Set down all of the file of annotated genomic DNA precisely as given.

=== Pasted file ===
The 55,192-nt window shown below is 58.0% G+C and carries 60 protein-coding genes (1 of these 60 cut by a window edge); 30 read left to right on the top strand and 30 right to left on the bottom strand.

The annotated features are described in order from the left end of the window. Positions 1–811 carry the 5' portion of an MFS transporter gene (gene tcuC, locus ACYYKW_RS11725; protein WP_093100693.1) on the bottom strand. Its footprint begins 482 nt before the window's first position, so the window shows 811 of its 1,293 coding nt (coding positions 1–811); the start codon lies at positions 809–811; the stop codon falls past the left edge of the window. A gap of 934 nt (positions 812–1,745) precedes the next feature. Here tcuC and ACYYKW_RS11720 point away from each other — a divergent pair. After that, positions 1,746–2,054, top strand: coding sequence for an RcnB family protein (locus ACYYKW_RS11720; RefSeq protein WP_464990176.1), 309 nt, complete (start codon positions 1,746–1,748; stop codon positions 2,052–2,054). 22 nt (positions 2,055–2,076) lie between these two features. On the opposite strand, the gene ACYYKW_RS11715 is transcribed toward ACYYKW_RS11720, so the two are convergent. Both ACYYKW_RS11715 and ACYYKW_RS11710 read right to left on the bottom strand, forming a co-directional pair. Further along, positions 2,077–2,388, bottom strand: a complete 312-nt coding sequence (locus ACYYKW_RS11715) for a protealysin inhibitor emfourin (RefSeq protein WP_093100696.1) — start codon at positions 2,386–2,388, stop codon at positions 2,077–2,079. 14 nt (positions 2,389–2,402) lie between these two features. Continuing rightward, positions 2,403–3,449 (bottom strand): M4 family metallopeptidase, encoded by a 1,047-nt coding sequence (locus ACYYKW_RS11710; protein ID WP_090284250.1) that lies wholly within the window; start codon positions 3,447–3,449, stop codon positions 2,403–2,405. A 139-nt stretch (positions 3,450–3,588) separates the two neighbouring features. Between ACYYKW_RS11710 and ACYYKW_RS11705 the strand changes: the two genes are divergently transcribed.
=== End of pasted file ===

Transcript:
The 55,192-nt window shown below is 58.0% G+C and carries 60 protein-coding genes (1 of these 60 cut by a window edge); 30 read left to right on the top strand and 30 right to left on the bottom strand.

The annotated features are described in order from the left end of the window. Positions 1–811 carry the 5' portion of an MFS transporter gene (gene tcuC, locus ACYYKW_RS11725; protein WP_093100693.1) on the bottom strand. Its footprint begins 482 nt before the window's first position, so the window shows 811 of its 1,293 coding nt (coding positions 1–811); the start codon lies at positions 809–811; the stop codon falls past the left edge of the window. A gap of 934 nt (positions 812–1,745) precedes the next feature. Here tcuC and ACYYKW_RS11720 point away from each other — a divergent pair. After that, positions 1,746–2,054, top strand: coding sequence for an RcnB family protein (locus ACYYKW_RS11720; RefSeq protein WP_464990176.1), 309 nt, complete (start codon positions 1,746–1,748; stop codon positions 2,052–2,054). 22 nt (positions 2,055–2,076) lie between these two features. On the opposite strand, the gene ACYYKW_RS11715 is transcribed toward ACYYKW_RS11720, so the two are convergent. Both ACYYKW_RS11715 and ACYYKW_RS11710 read right to left on the bottom strand, forming a co-directional pair. Further along, positions 2,077–2,388, bottom strand: a complete 312-nt coding sequence (locus ACYYKW_RS11715) for a protealysin inhibitor emfourin (RefSeq protein WP_093100696.1) — start codon at positions 2,386–2,388, stop codon at positions 2,077–2,079. 14 nt (positions 2,389–2,402) lie between these two features. Continuing rightward, positions 2,403–3,449 (bottom strand): M4 family metallopeptidase, encoded by a 1,047-nt coding sequence (locus ACYYKW_RS11710; protein ID WP_090284250.1) that lies wholly within the window; start codon positions 3,447–3,449, stop codon positions 2,403–2,405. A 139-nt stretch (positions 3,450–3,588) separates the two neighbouring features. Between ACYYKW_RS11710 and ACYYKW_RS11705 the strand changes: the two genes are divergently transcribed.